A Whole Lotta Shaking Goes On

Times Staff Writer

Steve Freeman has been coming to Southern California from his Maryland home about twice a year since 1975. And every time he comes, he visits the Crystal Cove Shake Shack.

"I get the same sandwich every time, and when I finish the sandwich, I get either a strawberry or banana shake," Freeman, 55, said. His logic in getting the shake after the sandwich? It makes the visit last a little longer.

Richard Luff, 41, of La Habra Heights has been coming to the shack for about 10 years. On a recent visit, he ordered the veggie burger. He's trying to follow his doctor's orders to eat more healthful foods.

"It's the worst-tasting 'hamburger' I've had," he said between bites, "but you can't beat the view."

Mike Yetter, 44, of Orange brought a business associate visiting from Munich. "A colleague of Mike's said there's a place, if you want to know about California, you have to go to the Shake Shack," said Mathias Koch, 41.

If you want to know about California ... and certainly about Orange County.

The Shake Shack, a postage stamp-sized icon on a bluff overlooking the Pacific, is one of those places that help define the Southern California lifestyle, like Venice Beach or Surf City -- also known as Huntington Beach.

Over the 57 years that the shack has been at its spot on Coast Highway between Corona del Mar and Laguna Beach, just about everything around it has changed.

The thousands of acres of coastline are now in the hands of the state parks department, the untamed hills and canyons inland from Coast Highway have been leveled for multimillion-dollar homes and a chi-chi shopping center, and even the highway has been widened to accommodate the population and traffic booms.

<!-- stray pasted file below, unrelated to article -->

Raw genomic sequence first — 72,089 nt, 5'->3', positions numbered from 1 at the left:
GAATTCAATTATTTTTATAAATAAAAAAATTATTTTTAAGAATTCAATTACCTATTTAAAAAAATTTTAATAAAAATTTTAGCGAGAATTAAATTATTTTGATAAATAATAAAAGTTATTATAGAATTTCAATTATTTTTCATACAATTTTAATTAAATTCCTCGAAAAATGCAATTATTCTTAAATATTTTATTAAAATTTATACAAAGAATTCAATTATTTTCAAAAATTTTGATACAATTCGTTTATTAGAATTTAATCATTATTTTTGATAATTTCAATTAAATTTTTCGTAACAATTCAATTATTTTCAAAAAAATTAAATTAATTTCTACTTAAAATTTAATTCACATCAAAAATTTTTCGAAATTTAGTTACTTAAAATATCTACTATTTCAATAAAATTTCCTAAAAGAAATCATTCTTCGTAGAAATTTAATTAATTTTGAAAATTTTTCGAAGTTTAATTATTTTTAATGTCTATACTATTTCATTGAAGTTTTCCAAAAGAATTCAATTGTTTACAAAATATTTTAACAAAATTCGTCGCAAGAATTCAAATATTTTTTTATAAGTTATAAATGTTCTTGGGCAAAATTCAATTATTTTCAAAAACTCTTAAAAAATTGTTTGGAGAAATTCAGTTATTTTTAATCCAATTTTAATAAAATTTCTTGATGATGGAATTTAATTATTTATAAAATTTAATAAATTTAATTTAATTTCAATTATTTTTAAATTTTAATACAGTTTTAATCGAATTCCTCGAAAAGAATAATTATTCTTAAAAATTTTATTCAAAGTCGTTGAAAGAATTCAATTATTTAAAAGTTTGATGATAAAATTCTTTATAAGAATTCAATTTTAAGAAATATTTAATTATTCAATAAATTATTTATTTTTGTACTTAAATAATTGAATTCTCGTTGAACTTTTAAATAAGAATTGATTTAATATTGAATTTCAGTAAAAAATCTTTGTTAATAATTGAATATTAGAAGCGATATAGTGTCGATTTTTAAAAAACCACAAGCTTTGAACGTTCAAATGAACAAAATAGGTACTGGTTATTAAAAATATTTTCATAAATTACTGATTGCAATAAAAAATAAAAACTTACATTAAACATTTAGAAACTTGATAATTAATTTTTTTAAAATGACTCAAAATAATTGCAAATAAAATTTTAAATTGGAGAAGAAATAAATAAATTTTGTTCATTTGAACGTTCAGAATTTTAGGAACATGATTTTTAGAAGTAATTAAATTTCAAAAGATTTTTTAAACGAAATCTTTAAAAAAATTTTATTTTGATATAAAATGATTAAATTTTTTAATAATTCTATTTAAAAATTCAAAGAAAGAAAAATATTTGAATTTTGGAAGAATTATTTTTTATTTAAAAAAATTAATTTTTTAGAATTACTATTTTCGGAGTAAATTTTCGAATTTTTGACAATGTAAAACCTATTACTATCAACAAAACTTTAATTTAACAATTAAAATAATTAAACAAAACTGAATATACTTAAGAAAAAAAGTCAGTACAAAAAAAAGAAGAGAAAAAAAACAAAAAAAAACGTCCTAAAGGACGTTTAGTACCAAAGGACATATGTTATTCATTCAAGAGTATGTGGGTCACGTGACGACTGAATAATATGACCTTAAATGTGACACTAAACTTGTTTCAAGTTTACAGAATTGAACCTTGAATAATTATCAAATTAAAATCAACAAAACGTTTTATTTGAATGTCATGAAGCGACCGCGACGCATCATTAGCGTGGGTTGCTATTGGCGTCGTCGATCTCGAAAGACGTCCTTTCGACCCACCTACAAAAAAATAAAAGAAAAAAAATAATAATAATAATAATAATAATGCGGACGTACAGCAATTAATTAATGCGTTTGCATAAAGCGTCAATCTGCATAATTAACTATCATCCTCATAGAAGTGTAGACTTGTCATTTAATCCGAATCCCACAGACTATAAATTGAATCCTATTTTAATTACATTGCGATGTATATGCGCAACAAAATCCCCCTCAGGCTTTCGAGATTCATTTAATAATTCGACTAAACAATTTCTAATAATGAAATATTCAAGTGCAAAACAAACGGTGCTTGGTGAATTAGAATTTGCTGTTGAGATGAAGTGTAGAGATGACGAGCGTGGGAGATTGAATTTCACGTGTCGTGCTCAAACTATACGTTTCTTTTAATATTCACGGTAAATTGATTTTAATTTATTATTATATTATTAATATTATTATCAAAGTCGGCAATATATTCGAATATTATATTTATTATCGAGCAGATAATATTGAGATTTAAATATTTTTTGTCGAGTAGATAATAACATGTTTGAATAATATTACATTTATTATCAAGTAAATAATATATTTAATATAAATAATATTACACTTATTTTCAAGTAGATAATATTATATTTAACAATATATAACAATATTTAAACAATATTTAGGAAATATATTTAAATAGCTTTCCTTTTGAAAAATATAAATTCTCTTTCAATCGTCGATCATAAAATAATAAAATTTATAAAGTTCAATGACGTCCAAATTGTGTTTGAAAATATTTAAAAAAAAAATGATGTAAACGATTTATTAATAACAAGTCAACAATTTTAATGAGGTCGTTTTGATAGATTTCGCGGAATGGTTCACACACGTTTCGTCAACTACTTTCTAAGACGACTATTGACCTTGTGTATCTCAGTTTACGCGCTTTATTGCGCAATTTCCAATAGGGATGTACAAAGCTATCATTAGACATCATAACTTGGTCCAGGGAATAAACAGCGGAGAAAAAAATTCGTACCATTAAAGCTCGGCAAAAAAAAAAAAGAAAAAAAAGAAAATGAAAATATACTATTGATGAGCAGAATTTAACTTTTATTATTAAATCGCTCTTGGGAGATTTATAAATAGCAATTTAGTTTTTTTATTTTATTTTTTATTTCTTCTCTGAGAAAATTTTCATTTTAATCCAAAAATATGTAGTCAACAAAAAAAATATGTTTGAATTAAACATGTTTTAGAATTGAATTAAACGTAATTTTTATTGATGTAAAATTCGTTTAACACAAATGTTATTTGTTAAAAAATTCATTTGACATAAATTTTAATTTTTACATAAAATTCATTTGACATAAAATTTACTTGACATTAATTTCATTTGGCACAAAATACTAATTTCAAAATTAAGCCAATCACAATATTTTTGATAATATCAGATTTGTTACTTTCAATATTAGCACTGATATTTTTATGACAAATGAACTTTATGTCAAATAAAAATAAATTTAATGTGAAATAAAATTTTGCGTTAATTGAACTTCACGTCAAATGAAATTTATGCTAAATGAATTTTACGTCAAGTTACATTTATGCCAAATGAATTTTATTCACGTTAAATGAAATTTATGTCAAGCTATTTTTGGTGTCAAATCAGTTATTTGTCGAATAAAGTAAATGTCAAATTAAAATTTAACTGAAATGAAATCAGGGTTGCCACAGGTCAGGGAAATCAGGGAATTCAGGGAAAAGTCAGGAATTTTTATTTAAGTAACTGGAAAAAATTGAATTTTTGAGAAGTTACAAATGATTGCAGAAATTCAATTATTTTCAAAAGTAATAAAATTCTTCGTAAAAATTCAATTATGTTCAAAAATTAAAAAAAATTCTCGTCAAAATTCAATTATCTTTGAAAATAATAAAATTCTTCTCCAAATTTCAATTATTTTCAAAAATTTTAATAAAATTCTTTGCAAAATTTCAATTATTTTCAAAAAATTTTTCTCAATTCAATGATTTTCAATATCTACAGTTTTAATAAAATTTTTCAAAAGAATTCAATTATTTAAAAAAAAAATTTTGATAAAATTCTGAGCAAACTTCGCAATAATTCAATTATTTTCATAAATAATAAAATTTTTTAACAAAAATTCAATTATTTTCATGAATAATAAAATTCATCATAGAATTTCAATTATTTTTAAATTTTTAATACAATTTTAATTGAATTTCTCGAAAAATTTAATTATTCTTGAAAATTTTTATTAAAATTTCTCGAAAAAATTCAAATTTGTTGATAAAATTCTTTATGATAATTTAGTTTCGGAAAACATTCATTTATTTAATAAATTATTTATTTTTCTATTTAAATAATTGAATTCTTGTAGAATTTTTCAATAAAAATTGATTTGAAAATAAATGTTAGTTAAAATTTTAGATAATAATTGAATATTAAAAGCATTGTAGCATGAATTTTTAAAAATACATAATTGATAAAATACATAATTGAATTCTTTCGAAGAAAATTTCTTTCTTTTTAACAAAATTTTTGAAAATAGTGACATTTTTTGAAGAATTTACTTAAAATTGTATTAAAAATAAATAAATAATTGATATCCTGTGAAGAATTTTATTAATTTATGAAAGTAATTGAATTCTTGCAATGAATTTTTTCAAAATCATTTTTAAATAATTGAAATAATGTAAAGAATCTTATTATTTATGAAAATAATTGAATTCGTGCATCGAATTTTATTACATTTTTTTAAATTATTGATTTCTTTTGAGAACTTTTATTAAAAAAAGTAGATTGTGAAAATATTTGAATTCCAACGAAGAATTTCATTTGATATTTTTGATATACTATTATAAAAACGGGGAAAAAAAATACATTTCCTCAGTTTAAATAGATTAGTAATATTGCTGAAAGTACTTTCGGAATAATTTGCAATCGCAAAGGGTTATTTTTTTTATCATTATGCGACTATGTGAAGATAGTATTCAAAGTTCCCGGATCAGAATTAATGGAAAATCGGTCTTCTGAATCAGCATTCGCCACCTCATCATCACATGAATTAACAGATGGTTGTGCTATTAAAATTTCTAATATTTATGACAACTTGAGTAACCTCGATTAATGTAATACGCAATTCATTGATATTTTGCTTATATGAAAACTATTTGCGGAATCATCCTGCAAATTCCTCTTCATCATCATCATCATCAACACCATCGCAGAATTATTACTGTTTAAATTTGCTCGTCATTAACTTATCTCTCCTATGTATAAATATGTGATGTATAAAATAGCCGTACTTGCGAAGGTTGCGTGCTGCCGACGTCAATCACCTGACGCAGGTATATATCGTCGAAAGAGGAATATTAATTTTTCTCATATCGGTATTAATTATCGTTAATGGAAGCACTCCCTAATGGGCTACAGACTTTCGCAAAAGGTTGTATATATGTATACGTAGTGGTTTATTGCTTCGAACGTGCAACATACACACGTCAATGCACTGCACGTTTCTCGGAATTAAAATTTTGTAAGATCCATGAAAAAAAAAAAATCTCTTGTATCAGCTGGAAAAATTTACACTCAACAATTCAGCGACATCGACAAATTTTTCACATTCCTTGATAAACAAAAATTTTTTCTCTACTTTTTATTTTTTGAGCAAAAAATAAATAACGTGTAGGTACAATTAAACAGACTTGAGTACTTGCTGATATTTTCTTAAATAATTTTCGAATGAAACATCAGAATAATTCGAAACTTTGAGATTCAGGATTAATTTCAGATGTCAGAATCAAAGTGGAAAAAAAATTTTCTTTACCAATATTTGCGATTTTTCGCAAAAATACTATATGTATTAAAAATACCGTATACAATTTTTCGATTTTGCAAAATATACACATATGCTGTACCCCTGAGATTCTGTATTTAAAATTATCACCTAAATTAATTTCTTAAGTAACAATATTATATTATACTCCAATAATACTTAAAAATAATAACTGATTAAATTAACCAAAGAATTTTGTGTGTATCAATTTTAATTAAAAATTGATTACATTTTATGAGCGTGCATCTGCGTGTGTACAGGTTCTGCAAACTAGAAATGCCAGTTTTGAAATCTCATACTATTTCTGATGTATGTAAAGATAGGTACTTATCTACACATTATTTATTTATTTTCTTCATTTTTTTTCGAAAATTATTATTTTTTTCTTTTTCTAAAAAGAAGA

But the Shake Shack is immune to such influences. When the shack passed from private hands to state ownership, the lease-holders had to promise to keep the shack just as it was ... rustic, small and familiar.

"That's what everybody wanted," said Katie Flamson, who operates the shack with her husband, Mike.

The Shake Shack's few benches, which of course face the ocean, and its big round community table on a tiny patio quickly fill up at lunchtime. The shack still serves just four cold sandwiches -- roast beef, turkey, albacore and vegetarian -- but there's a variety of milk shakes, the best-known of which is the rich, creamy date shake.

The date shake is such a part of the shack that that was how the place was known for many years -- the Date Shack.

For more years than there are cities in Orange County, teens have spent their summer days swimming and surfing at Crystal Cove, then topping it off with a shake and a sandwich.

"People who come by, their parents brought them when they were young and now they bring their kids," said Katie Flamson. "And they always ask, 'You still have the date shake?' "


In the summer, the shack goes through about 70 pounds of dates a week. The recipe is simple enough -- two kinds of dates (which kinds, the Flamsons won't say), vanilla ice cream, whole milk and a sprinkling of nutmeg -- but the result is unexpectedly tasty, sweet but not sugary.

Flamson, a tiny, energetic mom of two boys, 10 and 7, is OK with the date shake, but her favorite is the Monkey Flip: peanut butter, dates, bananas and chocolate syrup. "It'll make a monkey flip," she says, laughing. No kidding.

The family also owns the Place, a sports bar in Corona del Mar, but the shack is ... different. It's not just a business, it's a piece of history, a piece of California.

That's why the Flamsons, who took over the shack in 1990, are quick to acknowledge that as jobs go, the Shake Shack is one in a million with the view, the breezes and its special place in California's history.

"It's pretty hard to say I'm not going to come to work," Flamson said.

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